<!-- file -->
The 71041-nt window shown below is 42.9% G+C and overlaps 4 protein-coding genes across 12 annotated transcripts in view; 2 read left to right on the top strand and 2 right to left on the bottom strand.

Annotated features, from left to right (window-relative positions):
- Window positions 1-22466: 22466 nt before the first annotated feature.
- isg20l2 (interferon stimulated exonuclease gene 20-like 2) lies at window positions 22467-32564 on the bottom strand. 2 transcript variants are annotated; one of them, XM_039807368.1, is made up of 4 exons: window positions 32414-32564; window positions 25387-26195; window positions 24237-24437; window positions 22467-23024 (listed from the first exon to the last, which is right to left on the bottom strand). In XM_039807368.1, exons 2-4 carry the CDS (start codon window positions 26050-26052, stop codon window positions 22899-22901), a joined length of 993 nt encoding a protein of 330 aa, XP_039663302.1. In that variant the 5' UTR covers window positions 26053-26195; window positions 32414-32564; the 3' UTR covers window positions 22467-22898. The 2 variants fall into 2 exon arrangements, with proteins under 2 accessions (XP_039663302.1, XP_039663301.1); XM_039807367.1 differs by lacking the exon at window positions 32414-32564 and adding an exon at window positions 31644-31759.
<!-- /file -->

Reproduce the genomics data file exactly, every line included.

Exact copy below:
The 71041-nt window shown below is 42.9% G+C and overlaps 4 protein-coding genes across 12 annotated transcripts in view; 2 read left to right on the top strand and 2 right to left on the bottom strand.

Annotated features, from left to right (window-relative positions):
- Window positions 1-22466: 22466 nt before the first annotated feature.
- isg20l2 (interferon stimulated exonuclease gene 20-like 2) lies at window positions 22467-32564 on the bottom strand. 2 transcript variants are annotated; one of them, XM_039807368.1, is made up of 4 exons: window positions 32414-32564; window positions 25387-26195; window positions 24237-24437; window positions 22467-23024 (listed from the first exon to the last, which is right to left on the bottom strand). In XM_039807368.1, exons 2-4 carry the CDS (start codon window positions 26050-26052, stop codon window positions 22899-22901), a joined length of 993 nt encoding a protein of 330 aa, XP_039663302.1. In that variant the 5' UTR covers window positions 26053-26195; window positions 32414-32564; the 3' UTR covers window positions 22467-22898. The 2 variants fall into 2 exon arrangements, with proteins under 2 accessions (XP_039663302.1, XP_039663301.1); XM_039807367.1 differs by lacking the exon at window positions 32414-32564 and adding an exon at window positions 31644-31759.